Western Hotel, kept by Jesiah L. Dow; loss $6,000, insured $2,000
The building below the bridge, occupied by the Troy and People’s line, was also destroyed; loss now known.
In the Basin.
Schr. Cotun, Barnstable; total loss.
Schr. Elize Matilda, slightly damaged.
Two boats belonging to Swiftsure line, Walace, Eli Hart, A. Marvin, Western, Superior, and the large float. 100 tons merchandise burnt. Loss on boats $60,000.
T. James loss – barge Rough and Ready and the lake boat Josephine.
Hudson River Line; large Float. Loss $3000.
Eagle line: boats Lockpot and Barber. Loss $12,000
Canal Boats – Mazeppa, Chamberlain & Olmstead Loss 300; ins. Henry Williams 1 bt loss 1000; insured. T. P. Waters 2; 2000; no insur W. H. Clarke & Co., 4; no ins. Clinton line 2, H. T. Meech 2, laden. E. S. Prosser 1.
The small towing steamer Wm. Seymour.
The Hamilton street bridge was also destroyed.
In Columbia street, the Washington Market was burned to the ground; and two, two story brick buildings north of it, belonging to C. A. Ten Eyck, were gutted – nothing but the walls remain standing.
Albany Evening Journal, Albany, NY
18 Aug 1848
Fire at Albany
ALBANY, Tuesday, May 4. The Dye House, Bathing House and Infirmary of Dr. DEAN, on Norton-street, was destroyed by fire this morning. Loss $4,000. Insured for $2,300 in the Empire State Mutual Co. The buildings were owned by Dr. DEAN and Mr. V. P. Douw. Messrs. JOSEPH DAVIS and McCLURE & Co., were also losers, but not to any great extent, the fire being confined to their outbuildings - they were not insured.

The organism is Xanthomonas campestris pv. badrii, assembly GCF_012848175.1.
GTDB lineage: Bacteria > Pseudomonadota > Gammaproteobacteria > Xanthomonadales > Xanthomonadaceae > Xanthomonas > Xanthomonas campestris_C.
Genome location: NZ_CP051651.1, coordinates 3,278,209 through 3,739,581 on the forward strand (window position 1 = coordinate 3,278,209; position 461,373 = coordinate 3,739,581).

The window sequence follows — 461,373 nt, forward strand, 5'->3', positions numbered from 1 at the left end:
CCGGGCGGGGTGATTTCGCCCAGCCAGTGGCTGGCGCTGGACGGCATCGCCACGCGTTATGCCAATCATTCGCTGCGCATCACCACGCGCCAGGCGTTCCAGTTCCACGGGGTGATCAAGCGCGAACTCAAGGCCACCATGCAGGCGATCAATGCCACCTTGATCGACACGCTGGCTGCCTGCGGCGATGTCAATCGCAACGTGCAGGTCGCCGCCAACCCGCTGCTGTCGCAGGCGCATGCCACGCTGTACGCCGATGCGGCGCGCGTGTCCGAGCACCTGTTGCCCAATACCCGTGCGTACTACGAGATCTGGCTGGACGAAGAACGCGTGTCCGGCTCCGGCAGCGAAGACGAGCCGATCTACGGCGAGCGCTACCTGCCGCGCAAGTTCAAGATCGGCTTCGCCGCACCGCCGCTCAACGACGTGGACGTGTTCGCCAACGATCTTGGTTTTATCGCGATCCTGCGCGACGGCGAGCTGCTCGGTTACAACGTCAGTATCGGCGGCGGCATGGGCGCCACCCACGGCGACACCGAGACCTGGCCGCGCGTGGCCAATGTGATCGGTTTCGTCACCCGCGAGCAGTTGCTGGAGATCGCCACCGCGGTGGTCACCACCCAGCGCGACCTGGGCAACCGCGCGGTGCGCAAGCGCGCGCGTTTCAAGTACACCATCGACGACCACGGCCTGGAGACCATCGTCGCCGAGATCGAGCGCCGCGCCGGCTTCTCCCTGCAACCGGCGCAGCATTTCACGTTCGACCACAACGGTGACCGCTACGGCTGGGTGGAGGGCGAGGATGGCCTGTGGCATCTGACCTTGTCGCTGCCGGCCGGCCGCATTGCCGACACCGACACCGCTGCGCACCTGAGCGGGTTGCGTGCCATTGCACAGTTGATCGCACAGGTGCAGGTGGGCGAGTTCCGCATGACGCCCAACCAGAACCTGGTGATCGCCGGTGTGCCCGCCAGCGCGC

The New York Times, New York, NY 5 May 1852
ANOTHER ROTTEN BOILER.
Albany, September 28. - Early this morning the boiler in the steamer J.S. Robinson, which lay at the foot of Waterloo Street, exploded with frightful force, instantly killing Capt. GEO. S. WARNER and Fireman WM. CLEARY, and seriously injuring FRED TINSLAR, the engineer who was blown in the water and narrowly escaped drowning. WILLARD DURAND and MELVILLE RYAN, deck hands, RICHARD VANZANDT, son of Capt. Vanzandt, of the tug Cora, from New Baltimore, which was lying alongside the Robinson were also injured. Capt. ROBINSON, of the Hattie M. Betts, was blown from his pilot-house on the wharf and severely injured. The Betts which lay at the stern of the Robinson was damaged to the extent of $1,000. The Cora was a total wreck and the C.P. Groum which was lying ahead of the Robinson had part of her upper works carried away and machinery damaged. The Robinson sank immediately, carrying with her the body of CLEARY, the fireman. One section of the boiler weighing two or three tons, was hurled four hundred feet against the top story of a three-story building, crushing in a portion of the wall. Another section, weighing nearly a ton, crushed in the roof of the coal barge E. M. Downing, and still another section was hurled to the rear, grazing the cabin of the coal boat Apollo and tearing away the roof before it fell into the river. Buildings were shaken, windows shattered and general consternation prevailed in the vicinity. The exploded boiler was built by Robert Livingston in this city in 1882.